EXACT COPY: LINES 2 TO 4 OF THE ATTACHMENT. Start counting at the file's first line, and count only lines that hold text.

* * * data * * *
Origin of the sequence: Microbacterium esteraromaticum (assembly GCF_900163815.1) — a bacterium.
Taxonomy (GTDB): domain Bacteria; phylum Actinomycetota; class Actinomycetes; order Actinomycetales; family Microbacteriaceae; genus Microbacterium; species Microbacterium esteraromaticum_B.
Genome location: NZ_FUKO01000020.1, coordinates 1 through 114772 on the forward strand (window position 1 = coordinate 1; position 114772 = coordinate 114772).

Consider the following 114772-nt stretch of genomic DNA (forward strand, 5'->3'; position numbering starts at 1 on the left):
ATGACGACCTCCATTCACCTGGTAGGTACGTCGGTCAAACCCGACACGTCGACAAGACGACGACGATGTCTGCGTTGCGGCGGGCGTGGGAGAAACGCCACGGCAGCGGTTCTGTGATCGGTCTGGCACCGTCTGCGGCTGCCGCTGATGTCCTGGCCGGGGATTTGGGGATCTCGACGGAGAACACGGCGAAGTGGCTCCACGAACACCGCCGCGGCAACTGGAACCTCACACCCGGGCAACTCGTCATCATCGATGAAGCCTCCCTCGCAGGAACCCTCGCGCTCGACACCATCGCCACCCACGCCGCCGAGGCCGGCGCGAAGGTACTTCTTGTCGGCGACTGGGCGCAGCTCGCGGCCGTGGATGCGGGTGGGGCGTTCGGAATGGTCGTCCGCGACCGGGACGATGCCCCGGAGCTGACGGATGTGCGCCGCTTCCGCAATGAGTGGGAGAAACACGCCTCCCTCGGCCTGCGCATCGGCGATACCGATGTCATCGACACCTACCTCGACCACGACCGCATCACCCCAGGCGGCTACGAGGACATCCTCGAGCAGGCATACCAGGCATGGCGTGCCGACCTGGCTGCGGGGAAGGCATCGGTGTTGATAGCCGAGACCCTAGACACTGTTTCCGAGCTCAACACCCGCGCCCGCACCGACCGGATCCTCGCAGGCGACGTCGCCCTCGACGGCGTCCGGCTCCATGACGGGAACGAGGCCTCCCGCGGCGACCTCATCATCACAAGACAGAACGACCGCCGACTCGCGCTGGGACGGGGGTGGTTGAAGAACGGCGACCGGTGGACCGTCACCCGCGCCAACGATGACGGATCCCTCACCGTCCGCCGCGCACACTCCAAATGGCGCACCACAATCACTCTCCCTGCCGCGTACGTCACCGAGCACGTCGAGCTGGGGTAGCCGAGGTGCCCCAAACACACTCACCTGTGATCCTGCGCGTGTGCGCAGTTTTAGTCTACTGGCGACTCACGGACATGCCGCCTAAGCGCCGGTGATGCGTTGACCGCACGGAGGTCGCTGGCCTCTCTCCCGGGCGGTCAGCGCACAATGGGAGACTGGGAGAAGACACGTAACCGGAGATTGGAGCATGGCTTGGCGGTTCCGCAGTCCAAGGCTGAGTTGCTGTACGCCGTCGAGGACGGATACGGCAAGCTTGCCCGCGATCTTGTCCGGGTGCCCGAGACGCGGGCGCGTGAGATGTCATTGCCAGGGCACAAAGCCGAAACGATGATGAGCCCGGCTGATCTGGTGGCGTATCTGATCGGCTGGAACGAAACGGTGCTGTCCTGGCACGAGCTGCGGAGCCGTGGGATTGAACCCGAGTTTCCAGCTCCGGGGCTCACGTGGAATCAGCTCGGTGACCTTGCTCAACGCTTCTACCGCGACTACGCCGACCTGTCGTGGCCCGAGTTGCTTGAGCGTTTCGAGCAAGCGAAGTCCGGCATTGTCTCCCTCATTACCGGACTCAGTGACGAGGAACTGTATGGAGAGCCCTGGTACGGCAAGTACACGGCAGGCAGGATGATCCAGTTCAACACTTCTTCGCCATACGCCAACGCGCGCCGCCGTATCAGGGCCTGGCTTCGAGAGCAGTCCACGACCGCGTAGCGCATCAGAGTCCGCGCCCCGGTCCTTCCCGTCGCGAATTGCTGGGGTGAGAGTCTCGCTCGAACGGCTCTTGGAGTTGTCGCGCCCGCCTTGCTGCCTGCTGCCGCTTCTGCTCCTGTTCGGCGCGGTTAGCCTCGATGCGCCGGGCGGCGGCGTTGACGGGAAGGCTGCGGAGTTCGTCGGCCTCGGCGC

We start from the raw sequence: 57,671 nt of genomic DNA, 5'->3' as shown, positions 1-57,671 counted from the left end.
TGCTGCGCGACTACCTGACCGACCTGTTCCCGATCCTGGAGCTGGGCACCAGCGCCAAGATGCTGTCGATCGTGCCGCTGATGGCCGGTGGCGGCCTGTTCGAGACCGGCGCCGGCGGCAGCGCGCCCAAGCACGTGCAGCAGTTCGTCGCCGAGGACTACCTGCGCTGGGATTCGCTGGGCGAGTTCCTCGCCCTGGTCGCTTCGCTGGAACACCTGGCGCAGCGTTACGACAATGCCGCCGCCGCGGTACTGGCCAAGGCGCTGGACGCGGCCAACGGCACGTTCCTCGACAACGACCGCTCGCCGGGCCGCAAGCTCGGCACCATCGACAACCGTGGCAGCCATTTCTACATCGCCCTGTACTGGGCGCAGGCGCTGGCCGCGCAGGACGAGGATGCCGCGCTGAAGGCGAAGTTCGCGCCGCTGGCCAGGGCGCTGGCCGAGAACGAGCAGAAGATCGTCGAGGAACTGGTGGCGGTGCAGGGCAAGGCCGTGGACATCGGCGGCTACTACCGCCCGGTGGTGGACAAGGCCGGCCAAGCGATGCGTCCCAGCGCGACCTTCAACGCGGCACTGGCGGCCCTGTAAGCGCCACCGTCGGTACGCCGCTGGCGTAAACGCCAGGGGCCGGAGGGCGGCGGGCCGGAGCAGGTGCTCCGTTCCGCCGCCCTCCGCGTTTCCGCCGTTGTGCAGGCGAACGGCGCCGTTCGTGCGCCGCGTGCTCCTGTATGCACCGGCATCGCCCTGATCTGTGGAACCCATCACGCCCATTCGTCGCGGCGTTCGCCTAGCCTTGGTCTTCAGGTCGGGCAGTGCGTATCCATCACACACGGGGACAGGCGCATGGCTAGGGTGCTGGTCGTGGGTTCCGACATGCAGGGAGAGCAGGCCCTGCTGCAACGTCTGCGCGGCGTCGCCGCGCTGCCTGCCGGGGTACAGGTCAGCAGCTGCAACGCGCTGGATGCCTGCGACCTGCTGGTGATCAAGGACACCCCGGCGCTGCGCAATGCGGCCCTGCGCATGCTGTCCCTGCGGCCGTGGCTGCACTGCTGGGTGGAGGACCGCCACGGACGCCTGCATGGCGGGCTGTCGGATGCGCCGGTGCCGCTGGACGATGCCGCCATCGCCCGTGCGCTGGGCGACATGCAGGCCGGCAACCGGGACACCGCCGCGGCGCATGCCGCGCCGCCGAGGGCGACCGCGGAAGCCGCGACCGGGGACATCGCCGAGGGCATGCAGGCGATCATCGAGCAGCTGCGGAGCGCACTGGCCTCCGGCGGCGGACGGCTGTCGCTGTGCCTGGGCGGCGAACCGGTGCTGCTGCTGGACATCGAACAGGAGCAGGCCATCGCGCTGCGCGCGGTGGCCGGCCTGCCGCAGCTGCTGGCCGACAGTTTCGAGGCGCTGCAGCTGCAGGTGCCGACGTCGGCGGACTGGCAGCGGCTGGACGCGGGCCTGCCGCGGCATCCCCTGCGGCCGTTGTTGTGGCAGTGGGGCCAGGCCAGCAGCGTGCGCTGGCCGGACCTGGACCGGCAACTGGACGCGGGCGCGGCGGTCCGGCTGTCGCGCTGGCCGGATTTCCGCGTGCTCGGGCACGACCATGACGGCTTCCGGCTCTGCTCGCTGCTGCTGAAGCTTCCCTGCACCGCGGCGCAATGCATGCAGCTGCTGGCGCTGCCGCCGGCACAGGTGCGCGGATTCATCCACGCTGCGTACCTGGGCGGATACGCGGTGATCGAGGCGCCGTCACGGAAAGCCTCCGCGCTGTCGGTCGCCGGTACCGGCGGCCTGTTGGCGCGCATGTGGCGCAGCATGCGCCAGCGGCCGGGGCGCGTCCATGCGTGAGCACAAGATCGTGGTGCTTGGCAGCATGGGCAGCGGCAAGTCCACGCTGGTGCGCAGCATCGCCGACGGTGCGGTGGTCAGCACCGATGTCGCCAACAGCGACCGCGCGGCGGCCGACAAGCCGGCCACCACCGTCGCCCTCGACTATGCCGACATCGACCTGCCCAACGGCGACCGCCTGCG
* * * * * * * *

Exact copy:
Taxonomy (GTDB): domain Bacteria; phylum Actinomycetota; class Actinomycetes; order Actinomycetales; family Microbacteriaceae; genus Microbacterium; species Microbacterium esteraromaticum_B.
Genome location: NZ_FUKO01000020.1, coordinates 1 through 114772 on the forward strand (window position 1 = coordinate 1; position 114772 = coordinate 114772).

Consider the following 114772-nt stretch of genomic DNA (forward strand, 5'->3'; position numbering starts at 1 on the left):